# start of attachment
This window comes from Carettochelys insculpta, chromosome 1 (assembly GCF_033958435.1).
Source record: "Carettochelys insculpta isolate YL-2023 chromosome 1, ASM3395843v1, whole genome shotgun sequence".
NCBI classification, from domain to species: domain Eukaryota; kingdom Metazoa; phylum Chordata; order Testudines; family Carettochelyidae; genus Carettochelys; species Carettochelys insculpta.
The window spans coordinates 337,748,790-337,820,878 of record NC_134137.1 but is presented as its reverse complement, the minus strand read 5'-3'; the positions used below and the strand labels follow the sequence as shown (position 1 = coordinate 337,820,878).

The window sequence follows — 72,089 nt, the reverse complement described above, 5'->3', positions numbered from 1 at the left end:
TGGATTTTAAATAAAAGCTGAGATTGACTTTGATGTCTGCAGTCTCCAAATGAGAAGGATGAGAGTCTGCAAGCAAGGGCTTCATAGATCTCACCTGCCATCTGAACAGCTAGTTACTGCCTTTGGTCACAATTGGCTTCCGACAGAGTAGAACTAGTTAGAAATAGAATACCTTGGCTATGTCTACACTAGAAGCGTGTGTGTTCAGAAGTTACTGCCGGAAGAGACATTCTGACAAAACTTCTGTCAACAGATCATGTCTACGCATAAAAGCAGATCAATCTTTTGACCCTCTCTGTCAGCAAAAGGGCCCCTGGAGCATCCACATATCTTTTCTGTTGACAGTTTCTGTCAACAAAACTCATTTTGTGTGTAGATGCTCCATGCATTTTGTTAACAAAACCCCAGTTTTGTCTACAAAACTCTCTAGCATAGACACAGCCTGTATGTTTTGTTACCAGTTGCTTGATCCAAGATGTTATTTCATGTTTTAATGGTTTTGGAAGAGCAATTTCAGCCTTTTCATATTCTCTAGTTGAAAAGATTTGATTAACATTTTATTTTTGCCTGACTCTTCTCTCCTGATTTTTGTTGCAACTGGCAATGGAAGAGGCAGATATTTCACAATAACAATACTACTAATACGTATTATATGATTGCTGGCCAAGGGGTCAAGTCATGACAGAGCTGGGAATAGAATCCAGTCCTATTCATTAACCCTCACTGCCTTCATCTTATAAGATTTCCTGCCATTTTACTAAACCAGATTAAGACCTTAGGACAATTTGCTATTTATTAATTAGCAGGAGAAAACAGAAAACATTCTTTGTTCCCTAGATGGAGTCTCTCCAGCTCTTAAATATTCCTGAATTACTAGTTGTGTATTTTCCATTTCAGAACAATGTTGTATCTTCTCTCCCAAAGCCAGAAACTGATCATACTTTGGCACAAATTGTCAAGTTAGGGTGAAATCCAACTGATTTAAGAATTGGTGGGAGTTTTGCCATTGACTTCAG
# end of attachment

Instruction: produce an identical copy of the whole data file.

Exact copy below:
This window comes from Carettochelys insculpta, chromosome 1 (assembly GCF_033958435.1).
Source record: "Carettochelys insculpta isolate YL-2023 chromosome 1, ASM3395843v1, whole genome shotgun sequence".
NCBI classification, from domain to species: domain Eukaryota; kingdom Metazoa; phylum Chordata; order Testudines; family Carettochelyidae; genus Carettochelys; species Carettochelys insculpta.
The window spans coordinates 337,748,790-337,820,878 of record NC_134137.1 but is presented as its reverse complement, the minus strand read 5'-3'; the positions used below and the strand labels follow the sequence as shown (position 1 = coordinate 337,820,878).

The window sequence follows — 72,089 nt, the reverse complement described above, 5'->3', positions numbered from 1 at the left end:
TGGATTTTAAATAAAAGCTGAGATTGACTTTGATGTCTGCAGTCTCCAAATGAGAAGGATGAGAGTCTGCAAGCAAGGGCTTCATAGATCTCACCTGCCATCTGAACAGCTAGTTACTGCCTTTGGTCACAATTGGCTTCCGACAGAGTAGAACTAGTTAGAAATAGAATACCTTGGCTATGTCTACACTAGAAGCGTGTGTGTTCAGAAGTTACTGCCGGAAGAGACATTCTGACAAAACTTCTGTCAACAGATCATGTCTACGCATAAAAGCAGATCAATCTTTTGACCCTCTCTGTCAGCAAAAGGGCCCCTGGAGCATCCACATATCTTTTCTGTTGACAGTTTCTGTCAACAAAACTCATTTTGTGTGTAGATGCTCCATGCATTTTGTTAACAAAACCCCAGTTTTGTCTACAAAACTCTCTAGCATAGACACAGCCTGTATGTTTTGTTACCAGTTGCTTGATCCAAGATGTTATTTCATGTTTTAATGGTTTTGGAAGAGCAATTTCAGCCTTTTCATATTCTCTAGTTGAAAAGATTTGATTAACATTTTATTTTTGCCTGACTCTTCTCTCCTGATTTTTGTTGCAACTGGCAATGGAAGAGGCAGATATTTCACAATAACAATACTACTAATACGTATTATATGATTGCTGGCCAAGGGGTCAAGTCATGACAGAGCTGGGAATAGAATCCAGTCCTATTCATTAACCCTCACTGCCTTCATCTTATAAGATTTCCTGCCATTTTACTAAACCAGATTAAGACCTTAGGACAATTTGCTATTTATTAATTAGCAGGAGAAAACAGAAAACATTCTTTGTTCCCTAGATGGAGTCTCTCCAGCTCTTAAATATTCCTGAATTACTAGTTGTGTATTTTCCATTTCAGAACAATGTTGTATCTTCTCTCCCAAAGCCAGAAACTGATCATACTTTGGCACAAATTGTCAAGTTAGGGTGAAATCCAACTGATTTAAGAATTGGTGGGAGTTTTGCCATTGACTTCAG